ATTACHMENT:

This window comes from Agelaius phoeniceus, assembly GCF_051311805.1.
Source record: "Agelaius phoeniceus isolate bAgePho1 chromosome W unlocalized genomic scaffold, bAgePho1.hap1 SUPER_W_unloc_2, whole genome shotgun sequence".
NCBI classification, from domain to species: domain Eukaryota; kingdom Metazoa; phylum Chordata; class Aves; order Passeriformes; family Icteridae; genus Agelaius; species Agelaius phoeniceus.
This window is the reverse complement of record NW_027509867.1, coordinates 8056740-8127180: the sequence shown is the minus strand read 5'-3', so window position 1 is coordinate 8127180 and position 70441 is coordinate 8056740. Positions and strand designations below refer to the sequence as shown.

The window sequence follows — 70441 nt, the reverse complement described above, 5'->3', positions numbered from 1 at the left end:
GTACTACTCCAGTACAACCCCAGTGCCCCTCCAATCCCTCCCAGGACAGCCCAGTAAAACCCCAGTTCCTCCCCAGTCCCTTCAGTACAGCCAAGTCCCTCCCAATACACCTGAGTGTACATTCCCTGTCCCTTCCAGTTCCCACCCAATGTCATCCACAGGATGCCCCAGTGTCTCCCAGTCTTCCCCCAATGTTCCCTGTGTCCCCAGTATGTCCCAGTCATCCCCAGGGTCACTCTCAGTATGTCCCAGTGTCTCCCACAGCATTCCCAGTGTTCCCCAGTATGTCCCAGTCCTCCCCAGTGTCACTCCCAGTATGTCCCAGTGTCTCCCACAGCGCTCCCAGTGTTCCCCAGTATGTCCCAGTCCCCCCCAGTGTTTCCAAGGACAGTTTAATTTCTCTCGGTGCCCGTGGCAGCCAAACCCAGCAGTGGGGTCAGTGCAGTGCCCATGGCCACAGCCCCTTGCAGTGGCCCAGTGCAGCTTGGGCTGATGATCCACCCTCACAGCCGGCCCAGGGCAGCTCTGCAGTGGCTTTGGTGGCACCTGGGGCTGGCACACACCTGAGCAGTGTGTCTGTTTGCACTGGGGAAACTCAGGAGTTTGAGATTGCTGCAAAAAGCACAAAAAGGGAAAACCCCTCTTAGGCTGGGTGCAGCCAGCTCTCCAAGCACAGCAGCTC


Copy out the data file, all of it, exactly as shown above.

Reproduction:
This window comes from Agelaius phoeniceus, assembly GCF_051311805.1.
Source record: "Agelaius phoeniceus isolate bAgePho1 chromosome W unlocalized genomic scaffold, bAgePho1.hap1 SUPER_W_unloc_2, whole genome shotgun sequence".
NCBI classification, from domain to species: domain Eukaryota; kingdom Metazoa; phylum Chordata; class Aves; order Passeriformes; family Icteridae; genus Agelaius; species Agelaius phoeniceus.
This window is the reverse complement of record NW_027509867.1, coordinates 8056740-8127180: the sequence shown is the minus strand read 5'-3', so window position 1 is coordinate 8127180 and position 70441 is coordinate 8056740. Positions and strand designations below refer to the sequence as shown.

The window sequence follows — 70441 nt, the reverse complement described above, 5'->3', positions numbered from 1 at the left end:
GTACTACTCCAGTACAACCCCAGTGCCCCTCCAATCCCTCCCAGGACAGCCCAGTAAAACCCCAGTTCCTCCCCAGTCCCTTCAGTACAGCCAAGTCCCTCCCAATACACCTGAGTGTACATTCCCTGTCCCTTCCAGTTCCCACCCAATGTCATCCACAGGATGCCCCAGTGTCTCCCAGTCTTCCCCCAATGTTCCCTGTGTCCCCAGTATGTCCCAGTCATCCCCAGGGTCACTCTCAGTATGTCCCAGTGTCTCCCACAGCATTCCCAGTGTTCCCCAGTATGTCCCAGTCCTCCCCAGTGTCACTCCCAGTATGTCCCAGTGTCTCCCACAGCGCTCCCAGTGTTCCCCAGTATGTCCCAGTCCCCCCCAGTGTTTCCAAGGACAGTTTAATTTCTCTCGGTGCCCGTGGCAGCCAAACCCAGCAGTGGGGTCAGTGCAGTGCCCATGGCCACAGCCCCTTGCAGTGGCCCAGTGCAGCTTGGGCTGATGATCCACCCTCACAGCCGGCCCAGGGCAGCTCTGCAGTGGCTTTGGTGGCACCTGGGGCTGGCACACACCTGAGCAGTGTGTCTGTTTGCACTGGGGAAACTCAGGAGTTTGAGATTGCTGCAAAAAGCACAAAAAGGGAAAACCCCTCTTAGGCTGGGTGCAGCCAGCTCTCCAAGCACAGCAGCTC